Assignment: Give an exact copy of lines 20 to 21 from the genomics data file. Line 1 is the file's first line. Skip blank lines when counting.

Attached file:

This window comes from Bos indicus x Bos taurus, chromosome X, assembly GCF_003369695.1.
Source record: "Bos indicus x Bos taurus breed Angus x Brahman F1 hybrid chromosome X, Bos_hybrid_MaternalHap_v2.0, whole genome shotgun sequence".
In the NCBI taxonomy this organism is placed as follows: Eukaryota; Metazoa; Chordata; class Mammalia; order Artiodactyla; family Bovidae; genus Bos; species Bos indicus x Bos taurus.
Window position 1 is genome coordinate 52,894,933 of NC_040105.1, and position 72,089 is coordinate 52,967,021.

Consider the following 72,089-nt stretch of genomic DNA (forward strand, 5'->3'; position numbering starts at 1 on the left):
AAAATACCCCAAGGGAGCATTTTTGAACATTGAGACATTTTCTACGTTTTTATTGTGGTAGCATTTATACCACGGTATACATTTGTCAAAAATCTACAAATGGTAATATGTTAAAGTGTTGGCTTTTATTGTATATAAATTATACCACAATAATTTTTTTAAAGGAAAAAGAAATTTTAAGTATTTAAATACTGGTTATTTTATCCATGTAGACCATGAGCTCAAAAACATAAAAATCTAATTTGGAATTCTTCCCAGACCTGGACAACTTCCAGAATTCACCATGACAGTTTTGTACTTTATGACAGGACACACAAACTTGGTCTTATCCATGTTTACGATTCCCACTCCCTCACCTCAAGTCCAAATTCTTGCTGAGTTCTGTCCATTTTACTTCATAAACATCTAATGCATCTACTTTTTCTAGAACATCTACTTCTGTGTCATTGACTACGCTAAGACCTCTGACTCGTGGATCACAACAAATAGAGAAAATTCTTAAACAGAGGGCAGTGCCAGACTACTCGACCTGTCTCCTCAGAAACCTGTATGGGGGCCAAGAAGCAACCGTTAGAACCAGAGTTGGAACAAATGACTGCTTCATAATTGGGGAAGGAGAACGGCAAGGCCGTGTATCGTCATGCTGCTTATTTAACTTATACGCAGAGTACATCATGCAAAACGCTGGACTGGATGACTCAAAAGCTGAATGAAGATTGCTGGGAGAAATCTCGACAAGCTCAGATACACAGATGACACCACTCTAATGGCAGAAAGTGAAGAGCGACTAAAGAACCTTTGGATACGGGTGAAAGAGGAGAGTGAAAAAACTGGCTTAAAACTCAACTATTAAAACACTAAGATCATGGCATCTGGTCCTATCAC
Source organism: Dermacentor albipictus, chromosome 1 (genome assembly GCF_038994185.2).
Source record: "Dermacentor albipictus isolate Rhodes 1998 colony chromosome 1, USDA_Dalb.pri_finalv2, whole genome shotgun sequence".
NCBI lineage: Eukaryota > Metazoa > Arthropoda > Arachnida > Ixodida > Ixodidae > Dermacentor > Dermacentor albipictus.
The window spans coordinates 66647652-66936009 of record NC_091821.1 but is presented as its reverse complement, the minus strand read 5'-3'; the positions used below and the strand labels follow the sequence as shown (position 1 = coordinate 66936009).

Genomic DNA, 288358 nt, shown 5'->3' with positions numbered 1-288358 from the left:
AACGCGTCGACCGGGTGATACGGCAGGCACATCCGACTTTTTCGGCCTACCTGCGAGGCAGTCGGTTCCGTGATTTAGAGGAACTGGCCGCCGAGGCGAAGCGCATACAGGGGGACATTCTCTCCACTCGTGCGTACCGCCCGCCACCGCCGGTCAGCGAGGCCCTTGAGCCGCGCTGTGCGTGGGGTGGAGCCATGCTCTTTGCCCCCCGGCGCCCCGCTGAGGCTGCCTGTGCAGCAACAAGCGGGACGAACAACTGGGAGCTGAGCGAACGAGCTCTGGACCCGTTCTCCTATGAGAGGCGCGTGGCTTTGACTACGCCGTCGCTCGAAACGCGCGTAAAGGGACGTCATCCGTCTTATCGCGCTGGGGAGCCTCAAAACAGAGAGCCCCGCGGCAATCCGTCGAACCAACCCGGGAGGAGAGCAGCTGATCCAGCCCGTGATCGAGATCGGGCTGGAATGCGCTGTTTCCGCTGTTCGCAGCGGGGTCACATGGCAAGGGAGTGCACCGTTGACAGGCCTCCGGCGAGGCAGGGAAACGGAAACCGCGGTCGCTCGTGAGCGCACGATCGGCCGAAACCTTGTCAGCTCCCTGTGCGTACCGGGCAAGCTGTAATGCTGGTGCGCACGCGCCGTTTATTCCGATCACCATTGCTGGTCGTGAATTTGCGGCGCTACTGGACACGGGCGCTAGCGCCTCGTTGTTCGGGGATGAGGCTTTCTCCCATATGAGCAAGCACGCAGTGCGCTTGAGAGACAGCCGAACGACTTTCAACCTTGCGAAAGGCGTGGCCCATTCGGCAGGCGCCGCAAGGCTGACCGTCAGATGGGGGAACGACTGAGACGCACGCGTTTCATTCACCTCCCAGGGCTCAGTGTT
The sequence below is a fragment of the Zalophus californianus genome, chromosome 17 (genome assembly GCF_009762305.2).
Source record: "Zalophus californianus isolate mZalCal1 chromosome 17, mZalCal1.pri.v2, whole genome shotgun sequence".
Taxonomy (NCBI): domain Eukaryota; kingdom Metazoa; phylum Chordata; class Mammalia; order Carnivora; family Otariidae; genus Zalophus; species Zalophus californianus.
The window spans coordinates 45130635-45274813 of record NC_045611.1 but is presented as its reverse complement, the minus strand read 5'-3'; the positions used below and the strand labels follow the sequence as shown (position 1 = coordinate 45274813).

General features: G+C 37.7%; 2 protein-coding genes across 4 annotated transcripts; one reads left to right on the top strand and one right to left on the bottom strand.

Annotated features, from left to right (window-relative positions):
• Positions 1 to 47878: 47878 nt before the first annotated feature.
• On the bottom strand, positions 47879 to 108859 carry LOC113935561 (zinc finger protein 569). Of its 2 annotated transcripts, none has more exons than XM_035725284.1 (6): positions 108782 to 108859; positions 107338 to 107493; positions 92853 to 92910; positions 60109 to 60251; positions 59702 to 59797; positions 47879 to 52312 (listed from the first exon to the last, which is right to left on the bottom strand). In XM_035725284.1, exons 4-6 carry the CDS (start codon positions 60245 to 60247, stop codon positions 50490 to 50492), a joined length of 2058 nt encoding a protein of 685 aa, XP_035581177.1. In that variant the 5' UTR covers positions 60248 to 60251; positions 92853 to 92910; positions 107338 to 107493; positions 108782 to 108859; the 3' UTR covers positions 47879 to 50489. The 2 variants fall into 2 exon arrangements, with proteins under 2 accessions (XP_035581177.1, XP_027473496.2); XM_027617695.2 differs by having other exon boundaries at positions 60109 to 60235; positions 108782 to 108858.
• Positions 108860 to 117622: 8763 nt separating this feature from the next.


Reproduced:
• On the bottom strand, positions 47879 to 108859 carry LOC113935561 (zinc finger protein 569). Of its 2 annotated transcripts, none has more exons than XM_035725284.1 (6): positions 108782 to 108859; positions 107338 to 107493; positions 92853 to 92910; positions 60109 to 60251; positions 59702 to 59797; positions 47879 to 52312 (listed from the first exon to the last, which is right to left on the bottom strand). In XM_035725284.1, exons 4-6 carry the CDS (start codon positions 60245 to 60247, stop codon positions 50490 to 50492), a joined length of 2058 nt encoding a protein of 685 aa, XP_035581177.1. In that variant the 5' UTR covers positions 60248 to 60251; positions 92853 to 92910; positions 107338 to 107493; positions 108782 to 108859; the 3' UTR covers positions 47879 to 50489. The 2 variants fall into 2 exon arrangements, with proteins under 2 accessions (XP_035581177.1, XP_027473496.2); XM_027617695.2 differs by having other exon boundaries at positions 60109 to 60235; positions 108782 to 108858.
• Positions 108860 to 117622: 8763 nt separating this feature from the next.